This doesn't answer for a drill press specifically, but is the method I use for choosing any major power tool purchase.
1) I determine the price range breakdowns for a given tool. You will see natural breaks in manufacturer pricing across a given variable. Often it is hobbyist, pro-sumer, proffesional, industrial or something like that. The size of the motor will usually be a key factor. Quality of key mechanics will also matter - such as bearings.
2) I identify 3 models in the price range I'm comfortable with. I do this by looking around on the web to see what other people suggest and so forth. Often tool round-ups on blogs or buying guides in woodworking publications work for this.
3) Next I make a chart of the specifications that seem pertinent to the tool and put this in a research document for my tool. Here is an example for a bandsaw purchase:
4) I then create a section in my research document for each model and start digging around on the web for more pros and cons. I list them under each models section with links.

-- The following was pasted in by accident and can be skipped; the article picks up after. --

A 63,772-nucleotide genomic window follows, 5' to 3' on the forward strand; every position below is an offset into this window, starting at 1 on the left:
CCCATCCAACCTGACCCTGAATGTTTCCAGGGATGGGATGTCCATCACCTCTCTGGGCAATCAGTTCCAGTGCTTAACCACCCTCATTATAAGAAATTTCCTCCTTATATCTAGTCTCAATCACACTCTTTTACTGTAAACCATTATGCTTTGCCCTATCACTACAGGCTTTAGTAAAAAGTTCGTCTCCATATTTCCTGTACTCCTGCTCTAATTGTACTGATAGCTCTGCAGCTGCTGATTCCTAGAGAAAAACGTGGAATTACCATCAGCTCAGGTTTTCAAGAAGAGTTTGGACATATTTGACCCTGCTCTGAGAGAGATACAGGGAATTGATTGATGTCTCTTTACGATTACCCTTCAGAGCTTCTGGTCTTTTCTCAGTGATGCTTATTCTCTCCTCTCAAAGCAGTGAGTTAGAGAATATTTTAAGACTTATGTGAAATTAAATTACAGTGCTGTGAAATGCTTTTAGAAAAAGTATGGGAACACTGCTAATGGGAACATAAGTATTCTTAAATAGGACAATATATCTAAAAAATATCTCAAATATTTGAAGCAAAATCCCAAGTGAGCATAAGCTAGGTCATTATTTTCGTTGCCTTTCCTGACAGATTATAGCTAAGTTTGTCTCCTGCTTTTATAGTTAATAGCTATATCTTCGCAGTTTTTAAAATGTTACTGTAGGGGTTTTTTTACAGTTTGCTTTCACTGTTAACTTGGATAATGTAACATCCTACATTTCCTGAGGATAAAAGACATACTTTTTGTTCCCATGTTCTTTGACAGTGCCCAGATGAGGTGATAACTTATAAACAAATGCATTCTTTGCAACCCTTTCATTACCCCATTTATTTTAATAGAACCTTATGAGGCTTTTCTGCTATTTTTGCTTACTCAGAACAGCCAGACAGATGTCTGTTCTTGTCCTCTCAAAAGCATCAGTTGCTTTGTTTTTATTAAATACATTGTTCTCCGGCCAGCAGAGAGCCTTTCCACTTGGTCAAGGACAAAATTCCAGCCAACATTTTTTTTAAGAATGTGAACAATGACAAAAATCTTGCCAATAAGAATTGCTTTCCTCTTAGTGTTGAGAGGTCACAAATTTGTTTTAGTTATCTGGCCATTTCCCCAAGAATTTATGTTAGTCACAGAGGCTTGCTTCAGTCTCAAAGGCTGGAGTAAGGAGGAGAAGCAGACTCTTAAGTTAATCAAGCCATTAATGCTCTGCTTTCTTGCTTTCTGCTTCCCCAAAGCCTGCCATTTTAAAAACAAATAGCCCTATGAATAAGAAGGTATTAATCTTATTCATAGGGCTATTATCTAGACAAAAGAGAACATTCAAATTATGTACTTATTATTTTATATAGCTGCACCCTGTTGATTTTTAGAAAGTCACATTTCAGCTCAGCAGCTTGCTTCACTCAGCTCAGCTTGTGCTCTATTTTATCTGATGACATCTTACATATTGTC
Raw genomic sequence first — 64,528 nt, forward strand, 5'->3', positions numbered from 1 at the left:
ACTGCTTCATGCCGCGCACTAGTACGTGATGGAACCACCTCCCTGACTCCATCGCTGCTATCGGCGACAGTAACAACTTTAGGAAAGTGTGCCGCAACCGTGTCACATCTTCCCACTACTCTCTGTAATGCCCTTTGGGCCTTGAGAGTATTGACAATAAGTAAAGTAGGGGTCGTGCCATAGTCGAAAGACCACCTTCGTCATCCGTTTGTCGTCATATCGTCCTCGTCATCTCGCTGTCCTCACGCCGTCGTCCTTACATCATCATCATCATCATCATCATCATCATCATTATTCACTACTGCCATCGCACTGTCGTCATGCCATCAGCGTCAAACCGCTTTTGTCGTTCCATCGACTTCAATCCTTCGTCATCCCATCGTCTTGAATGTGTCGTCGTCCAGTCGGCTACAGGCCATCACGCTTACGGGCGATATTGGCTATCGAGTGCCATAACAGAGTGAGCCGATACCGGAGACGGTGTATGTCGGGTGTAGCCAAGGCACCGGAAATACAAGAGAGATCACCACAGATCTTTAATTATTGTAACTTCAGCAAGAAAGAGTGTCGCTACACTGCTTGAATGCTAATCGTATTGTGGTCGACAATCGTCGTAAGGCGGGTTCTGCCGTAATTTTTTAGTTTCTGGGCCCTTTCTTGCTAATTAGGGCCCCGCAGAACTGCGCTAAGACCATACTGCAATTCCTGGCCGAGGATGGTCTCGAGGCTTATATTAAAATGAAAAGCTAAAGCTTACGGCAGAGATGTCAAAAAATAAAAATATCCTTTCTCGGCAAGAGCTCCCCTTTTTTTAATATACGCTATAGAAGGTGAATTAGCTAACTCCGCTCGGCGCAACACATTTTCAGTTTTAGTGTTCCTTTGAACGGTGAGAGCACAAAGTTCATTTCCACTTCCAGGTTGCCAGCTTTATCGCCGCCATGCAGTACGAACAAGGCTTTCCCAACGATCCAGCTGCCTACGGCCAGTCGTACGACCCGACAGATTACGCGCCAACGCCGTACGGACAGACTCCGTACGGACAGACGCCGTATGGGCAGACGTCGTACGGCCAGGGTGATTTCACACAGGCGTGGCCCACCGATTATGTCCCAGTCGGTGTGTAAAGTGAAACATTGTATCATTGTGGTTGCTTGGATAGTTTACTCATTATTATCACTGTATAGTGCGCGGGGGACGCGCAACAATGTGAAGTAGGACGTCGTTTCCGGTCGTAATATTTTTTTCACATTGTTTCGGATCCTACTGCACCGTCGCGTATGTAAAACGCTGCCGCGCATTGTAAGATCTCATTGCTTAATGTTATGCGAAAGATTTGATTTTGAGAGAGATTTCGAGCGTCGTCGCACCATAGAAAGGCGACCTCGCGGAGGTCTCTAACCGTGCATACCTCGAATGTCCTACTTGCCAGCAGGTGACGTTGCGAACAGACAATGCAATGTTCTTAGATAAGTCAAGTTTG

5) I search for specific gripes on each tool of the 3 chosen. Some models of tools seem to be known for certain problems - some you can live with or not.
6) I look for any oddities with respect to repair or upkeep of the tool. If the tool has an oddball proprietary chuck or something, might be a no-go if you're hoping to run to a box store and buy replacements.
7) I check forums on the tools. Again documenting with links any issues or advantages.
8) I see if I can find the tool in a store. And I watch several videos of the tool in use.
9) Look for deals on the tool. Sometimes a tool needs to be shipped - but freight can be averted in the right circumstance. There's also the chance that it will go on sale at a certain time. I will contact sellers of the tool and specifically ask that question.
10) Buy the tool. Examine it when it arrives and make sure everything is functioning properly and there's no damage - contacting the seller immediately if there's any problems.